Here are four Sabbath imposters, that need to be kicked out of my Sabbath practice.:

1.       Being sick… not a Sabbath!

I used to sort of joke about my various illnesses and injuries as being signs from God to rest. I say “sort of” because while it sounded funny, I wasn’t actually joking. I didn’t rest in any significant way until I was so sick or injured that I was incapable of anything but couch surfing. That kind of forced rest is not something I can qualify as Sabbath anymore.

2.       Catching up… not a Sabbath!

Power cleaning, or spending a day clearing items off a neglected to-do list might require a day set aside from “normal” tasks. That doesn’t make it a Sabbath. That is just a different kind of work day! Even though I may feel WAY better and more at peace when I’m done, catching up definitely isn’t rest.

3.       IKEA shopping… not a Sabbath!

I’m trying to find a good formula for my Sabbath that includes time with God, time with family/friends and time alone in real rest.  I recently tried spending a portion of a day that was set aside as Sabbath with my daughters walking through IKEA. Bonding time with the girls fits Sabbath for me – so this seemed like a good idea! Perhaps if you really love shopping and find it a relaxing way to connect in relationship, it might have worked for you. But, after two hours in IKEA, I knew 100% without a doubt, that shopping is not Sabbath-friendly for me! Not at IKEA, the mall, the grocery store or online… There is nothing restful or restorative about it for me. It’s stressful and I don’t like it. I can’t claim it as a Sabbath.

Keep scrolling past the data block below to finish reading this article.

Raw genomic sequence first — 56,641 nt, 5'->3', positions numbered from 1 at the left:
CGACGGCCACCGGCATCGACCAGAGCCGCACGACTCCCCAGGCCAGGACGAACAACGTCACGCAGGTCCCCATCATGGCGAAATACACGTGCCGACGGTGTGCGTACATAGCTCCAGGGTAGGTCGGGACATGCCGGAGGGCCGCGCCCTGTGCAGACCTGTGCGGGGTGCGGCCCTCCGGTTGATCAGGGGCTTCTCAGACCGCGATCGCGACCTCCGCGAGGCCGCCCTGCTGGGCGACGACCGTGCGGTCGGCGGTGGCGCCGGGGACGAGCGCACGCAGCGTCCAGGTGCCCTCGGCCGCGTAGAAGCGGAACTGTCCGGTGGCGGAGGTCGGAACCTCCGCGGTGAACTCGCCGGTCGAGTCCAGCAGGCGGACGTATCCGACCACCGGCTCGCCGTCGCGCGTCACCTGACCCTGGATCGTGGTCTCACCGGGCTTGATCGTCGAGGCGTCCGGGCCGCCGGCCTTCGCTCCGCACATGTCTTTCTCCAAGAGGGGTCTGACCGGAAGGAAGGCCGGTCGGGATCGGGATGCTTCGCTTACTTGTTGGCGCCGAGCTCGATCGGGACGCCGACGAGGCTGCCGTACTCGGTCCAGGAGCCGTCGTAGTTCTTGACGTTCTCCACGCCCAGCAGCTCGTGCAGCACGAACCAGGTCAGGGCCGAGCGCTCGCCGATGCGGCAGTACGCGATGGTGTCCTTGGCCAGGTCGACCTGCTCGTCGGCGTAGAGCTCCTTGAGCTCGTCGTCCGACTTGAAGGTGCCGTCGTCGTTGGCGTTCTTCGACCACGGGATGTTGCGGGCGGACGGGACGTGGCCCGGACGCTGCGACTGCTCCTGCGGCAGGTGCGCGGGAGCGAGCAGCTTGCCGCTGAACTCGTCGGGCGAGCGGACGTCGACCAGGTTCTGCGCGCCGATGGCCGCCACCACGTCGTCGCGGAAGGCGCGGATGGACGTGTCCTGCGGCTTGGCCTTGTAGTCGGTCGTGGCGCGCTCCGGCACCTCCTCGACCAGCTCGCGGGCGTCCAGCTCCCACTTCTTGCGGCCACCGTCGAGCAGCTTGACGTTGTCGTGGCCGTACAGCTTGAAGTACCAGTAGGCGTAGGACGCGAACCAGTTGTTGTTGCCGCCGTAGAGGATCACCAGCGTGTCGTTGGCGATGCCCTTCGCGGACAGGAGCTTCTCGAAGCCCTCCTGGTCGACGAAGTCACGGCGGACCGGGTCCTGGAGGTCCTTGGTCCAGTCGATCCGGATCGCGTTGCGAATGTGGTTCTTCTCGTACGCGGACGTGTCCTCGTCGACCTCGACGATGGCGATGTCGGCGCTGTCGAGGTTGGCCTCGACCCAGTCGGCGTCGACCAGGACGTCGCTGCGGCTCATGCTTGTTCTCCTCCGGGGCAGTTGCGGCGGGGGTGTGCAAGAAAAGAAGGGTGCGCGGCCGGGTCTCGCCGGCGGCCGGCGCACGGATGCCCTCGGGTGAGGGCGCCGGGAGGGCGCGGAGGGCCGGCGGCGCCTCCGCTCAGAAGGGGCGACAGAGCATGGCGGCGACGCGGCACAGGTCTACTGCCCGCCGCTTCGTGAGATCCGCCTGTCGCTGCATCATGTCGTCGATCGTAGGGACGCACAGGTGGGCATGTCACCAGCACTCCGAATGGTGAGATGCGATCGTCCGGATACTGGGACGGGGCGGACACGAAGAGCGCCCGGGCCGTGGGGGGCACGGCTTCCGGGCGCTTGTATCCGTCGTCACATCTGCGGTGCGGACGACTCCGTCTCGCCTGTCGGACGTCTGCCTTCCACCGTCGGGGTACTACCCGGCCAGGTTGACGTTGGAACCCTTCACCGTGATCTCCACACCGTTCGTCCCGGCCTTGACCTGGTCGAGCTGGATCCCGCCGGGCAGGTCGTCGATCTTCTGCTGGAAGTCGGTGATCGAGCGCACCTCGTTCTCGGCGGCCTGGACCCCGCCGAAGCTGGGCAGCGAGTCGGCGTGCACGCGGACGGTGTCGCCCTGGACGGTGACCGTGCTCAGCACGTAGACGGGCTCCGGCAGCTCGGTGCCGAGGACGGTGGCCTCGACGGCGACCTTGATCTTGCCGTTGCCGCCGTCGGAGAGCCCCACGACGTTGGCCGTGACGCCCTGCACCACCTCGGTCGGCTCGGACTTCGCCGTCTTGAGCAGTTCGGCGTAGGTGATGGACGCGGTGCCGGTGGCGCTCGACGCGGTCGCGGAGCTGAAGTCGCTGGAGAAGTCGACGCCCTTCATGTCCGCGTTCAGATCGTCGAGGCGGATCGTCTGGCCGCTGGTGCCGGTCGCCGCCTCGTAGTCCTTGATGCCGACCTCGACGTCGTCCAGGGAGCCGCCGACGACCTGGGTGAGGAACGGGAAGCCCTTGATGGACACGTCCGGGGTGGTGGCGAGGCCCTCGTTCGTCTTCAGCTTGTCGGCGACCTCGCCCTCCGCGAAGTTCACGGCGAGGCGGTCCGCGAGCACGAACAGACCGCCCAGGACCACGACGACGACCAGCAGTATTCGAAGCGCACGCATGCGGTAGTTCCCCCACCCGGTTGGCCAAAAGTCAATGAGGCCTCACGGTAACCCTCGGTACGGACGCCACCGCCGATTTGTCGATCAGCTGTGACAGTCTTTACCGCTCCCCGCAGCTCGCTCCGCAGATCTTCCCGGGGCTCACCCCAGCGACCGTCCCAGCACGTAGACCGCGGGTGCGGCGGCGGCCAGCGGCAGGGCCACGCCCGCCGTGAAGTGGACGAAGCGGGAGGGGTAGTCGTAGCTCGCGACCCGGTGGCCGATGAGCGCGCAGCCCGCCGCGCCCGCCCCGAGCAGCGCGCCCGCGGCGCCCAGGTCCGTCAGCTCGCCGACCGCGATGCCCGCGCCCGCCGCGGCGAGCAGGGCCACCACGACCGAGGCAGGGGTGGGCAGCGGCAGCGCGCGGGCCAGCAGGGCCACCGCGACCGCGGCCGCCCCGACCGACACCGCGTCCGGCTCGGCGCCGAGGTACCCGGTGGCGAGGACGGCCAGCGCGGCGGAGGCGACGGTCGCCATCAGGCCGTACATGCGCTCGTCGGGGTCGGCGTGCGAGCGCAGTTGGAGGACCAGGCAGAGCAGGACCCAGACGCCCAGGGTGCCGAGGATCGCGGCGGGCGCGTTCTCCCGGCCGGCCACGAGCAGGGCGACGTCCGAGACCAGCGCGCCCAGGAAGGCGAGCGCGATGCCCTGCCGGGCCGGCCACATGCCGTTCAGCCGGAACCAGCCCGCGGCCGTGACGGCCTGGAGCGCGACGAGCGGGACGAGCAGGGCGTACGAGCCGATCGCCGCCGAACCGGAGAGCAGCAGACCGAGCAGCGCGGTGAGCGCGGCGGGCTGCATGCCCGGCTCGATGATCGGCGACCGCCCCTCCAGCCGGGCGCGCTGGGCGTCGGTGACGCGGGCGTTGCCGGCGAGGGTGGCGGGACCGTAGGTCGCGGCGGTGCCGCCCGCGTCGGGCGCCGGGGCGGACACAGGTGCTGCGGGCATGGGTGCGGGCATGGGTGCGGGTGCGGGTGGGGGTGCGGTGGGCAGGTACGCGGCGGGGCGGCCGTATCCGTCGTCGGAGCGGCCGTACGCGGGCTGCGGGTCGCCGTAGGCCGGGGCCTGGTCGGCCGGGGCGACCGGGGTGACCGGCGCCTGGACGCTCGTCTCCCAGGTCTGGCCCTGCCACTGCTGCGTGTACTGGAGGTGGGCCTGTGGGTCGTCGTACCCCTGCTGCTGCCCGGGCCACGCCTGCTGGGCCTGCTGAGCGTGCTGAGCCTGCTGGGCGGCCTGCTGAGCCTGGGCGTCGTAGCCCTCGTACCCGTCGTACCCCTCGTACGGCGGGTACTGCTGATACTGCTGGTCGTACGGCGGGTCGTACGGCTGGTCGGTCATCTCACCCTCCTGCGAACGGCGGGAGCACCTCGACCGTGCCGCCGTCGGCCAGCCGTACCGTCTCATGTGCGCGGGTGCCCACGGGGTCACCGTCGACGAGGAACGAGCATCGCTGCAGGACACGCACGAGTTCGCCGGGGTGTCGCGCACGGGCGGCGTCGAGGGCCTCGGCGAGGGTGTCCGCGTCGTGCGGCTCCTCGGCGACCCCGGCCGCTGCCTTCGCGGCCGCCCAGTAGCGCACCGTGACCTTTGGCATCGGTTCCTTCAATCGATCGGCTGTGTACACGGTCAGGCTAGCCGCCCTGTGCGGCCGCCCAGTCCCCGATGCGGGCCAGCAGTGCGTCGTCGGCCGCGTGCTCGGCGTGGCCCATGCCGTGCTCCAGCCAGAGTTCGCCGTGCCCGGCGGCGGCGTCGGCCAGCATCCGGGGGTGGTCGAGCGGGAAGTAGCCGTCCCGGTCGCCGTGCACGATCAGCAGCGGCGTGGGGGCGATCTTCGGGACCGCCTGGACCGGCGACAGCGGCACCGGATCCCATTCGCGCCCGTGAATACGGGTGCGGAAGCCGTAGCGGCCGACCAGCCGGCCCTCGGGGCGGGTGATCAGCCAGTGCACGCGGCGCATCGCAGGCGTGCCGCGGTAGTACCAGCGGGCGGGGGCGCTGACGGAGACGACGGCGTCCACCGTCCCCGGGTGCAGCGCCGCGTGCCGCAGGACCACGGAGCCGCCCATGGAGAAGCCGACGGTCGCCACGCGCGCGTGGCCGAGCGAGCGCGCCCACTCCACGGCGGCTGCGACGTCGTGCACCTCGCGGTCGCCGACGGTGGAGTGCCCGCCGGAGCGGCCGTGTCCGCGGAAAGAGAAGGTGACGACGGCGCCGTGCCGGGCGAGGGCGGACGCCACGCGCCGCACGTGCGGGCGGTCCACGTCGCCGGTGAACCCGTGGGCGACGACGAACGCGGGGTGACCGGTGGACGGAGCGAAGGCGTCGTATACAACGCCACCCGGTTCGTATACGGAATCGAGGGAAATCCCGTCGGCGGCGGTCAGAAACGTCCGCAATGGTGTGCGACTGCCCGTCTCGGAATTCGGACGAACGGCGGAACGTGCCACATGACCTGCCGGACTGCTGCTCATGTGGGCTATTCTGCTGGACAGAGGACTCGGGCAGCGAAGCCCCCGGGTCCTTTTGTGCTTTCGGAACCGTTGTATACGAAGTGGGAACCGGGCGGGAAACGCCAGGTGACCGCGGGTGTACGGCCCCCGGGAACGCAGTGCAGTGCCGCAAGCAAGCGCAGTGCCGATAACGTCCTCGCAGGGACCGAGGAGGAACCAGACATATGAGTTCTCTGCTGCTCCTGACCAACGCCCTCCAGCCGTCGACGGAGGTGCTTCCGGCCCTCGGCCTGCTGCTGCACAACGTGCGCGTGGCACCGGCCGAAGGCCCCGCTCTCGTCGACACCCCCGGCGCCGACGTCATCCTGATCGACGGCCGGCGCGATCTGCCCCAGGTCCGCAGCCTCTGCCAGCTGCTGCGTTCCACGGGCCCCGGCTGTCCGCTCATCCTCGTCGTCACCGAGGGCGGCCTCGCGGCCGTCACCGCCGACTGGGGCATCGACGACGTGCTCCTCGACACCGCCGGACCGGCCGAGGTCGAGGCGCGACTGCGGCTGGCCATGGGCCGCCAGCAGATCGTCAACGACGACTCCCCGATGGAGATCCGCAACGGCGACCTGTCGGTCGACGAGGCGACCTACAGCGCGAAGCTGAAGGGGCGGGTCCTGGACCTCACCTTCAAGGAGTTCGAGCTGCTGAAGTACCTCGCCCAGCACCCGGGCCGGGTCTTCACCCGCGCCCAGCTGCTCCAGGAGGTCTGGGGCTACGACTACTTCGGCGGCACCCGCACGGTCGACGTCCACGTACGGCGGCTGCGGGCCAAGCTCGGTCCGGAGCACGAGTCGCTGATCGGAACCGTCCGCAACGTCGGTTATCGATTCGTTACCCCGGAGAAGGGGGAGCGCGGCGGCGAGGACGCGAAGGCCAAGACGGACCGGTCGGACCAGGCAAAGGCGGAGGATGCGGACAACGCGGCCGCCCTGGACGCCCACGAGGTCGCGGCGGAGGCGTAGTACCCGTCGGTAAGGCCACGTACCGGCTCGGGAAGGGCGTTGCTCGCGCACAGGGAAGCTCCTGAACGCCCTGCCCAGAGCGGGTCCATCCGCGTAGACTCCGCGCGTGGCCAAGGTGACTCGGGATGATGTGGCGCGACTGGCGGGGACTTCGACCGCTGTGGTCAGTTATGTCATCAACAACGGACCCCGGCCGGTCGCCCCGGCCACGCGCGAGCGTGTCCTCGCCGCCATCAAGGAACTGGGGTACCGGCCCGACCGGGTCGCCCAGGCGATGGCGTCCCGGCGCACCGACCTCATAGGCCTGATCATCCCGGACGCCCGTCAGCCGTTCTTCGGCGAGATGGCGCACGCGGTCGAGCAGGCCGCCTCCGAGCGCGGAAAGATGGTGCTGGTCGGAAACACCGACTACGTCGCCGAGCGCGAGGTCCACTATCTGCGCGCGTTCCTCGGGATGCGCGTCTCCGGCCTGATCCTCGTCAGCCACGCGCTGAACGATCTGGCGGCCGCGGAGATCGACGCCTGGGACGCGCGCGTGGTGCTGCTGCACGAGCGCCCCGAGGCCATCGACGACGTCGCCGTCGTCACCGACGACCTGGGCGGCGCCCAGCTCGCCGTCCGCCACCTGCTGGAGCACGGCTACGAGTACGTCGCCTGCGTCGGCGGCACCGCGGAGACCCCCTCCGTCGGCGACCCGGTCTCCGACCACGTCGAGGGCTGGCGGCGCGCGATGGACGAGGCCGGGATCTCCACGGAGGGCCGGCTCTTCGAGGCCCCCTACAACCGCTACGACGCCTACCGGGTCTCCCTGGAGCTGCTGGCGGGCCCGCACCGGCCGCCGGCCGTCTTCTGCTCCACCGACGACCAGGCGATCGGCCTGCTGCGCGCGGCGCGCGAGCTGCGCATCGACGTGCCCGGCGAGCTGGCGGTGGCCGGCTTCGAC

4.       Crap TV… (sadly) not a Sabbath!

This is honestly my go-to “relaxation” strategy. I turn on “time-well wasted” television that has little redemption value. OK, lets be honest – the stuff I like to watch in my downtime often is crap! Its fluff. Funny, mind numbing fluff. But, fluff all the same. Again, for you a sitcom or movie might very well fit into your definition of Sabbath rest. I personally have more sitcom dialogues memorized than Bible verses and I know it! I have to resist the temptation to turn that kind of TV on and turn my brain off at every opportunity. Binge watching is so easy once you’re comfortable and settled. So, even if by definition, watching television may be restful. It’s not a good choice as part of a Sabbath practice for me.

I’ve spent a few months now experimenting and failing and learning and succeeding with developing an actual practice of Sabbath. I’ve found things that work and fit well for me too, but those are stories for another post.

A disclaimer… I am aware that some of these things may be something you include in your Sabbath time. That is totally OK. We’re all wired a little different and, so this is not intended to judge. You do you!